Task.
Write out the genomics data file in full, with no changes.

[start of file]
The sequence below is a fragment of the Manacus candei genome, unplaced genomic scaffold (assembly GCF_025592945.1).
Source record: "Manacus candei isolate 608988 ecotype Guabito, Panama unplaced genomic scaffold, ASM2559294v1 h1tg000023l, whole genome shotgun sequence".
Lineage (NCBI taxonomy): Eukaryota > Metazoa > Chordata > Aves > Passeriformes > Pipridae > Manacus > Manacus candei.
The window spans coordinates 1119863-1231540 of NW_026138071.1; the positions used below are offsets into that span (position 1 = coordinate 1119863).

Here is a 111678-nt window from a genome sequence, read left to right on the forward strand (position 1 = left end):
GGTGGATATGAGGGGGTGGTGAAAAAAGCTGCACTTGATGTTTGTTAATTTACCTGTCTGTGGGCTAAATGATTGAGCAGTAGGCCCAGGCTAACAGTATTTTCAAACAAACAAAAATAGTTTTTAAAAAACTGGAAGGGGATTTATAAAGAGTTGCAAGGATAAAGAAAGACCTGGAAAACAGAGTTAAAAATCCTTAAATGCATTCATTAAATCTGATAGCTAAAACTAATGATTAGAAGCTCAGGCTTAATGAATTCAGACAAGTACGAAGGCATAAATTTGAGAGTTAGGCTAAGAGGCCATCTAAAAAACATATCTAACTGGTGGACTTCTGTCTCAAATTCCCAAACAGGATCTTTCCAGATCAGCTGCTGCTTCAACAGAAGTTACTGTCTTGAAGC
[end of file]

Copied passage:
The sequence below is a fragment of the Manacus candei genome, unplaced genomic scaffold (assembly GCF_025592945.1).
Source record: "Manacus candei isolate 608988 ecotype Guabito, Panama unplaced genomic scaffold, ASM2559294v1 h1tg000023l, whole genome shotgun sequence".
Lineage (NCBI taxonomy): Eukaryota > Metazoa > Chordata > Aves > Passeriformes > Pipridae > Manacus > Manacus candei.
The window spans coordinates 1119863-1231540 of NW_026138071.1; the positions used below are offsets into that span (position 1 = coordinate 1119863).

Here is a 111678-nt window from a genome sequence, read left to right on the forward strand (position 1 = left end):
GGTGGATATGAGGGGGTGGTGAAAAAAGCTGCACTTGATGTTTGTTAATTTACCTGTCTGTGGGCTAAATGATTGAGCAGTAGGCCCAGGCTAACAGTATTTTCAAACAAACAAAAATAGTTTTTAAAAAACTGGAAGGGGATTTATAAAGAGTTGCAAGGATAAAGAAAGACCTGGAAAACAGAGTTAAAAATCCTTAAATGCATTCATTAAATCTGATAGCTAAAACTAATGATTAGAAGCTCAGGCTTAATGAATTCAGACAAGTACGAAGGCATAAATTTGAGAGTTAGGCTAAGAGGCCATCTAAAAAACATATCTAACTGGTGGACTTCTGTCTCAAATTCCCAAACAGGATCTTTCCAGATCAGCTGCTGCTTCAACAGAAGTTACTGTCTTGAAGC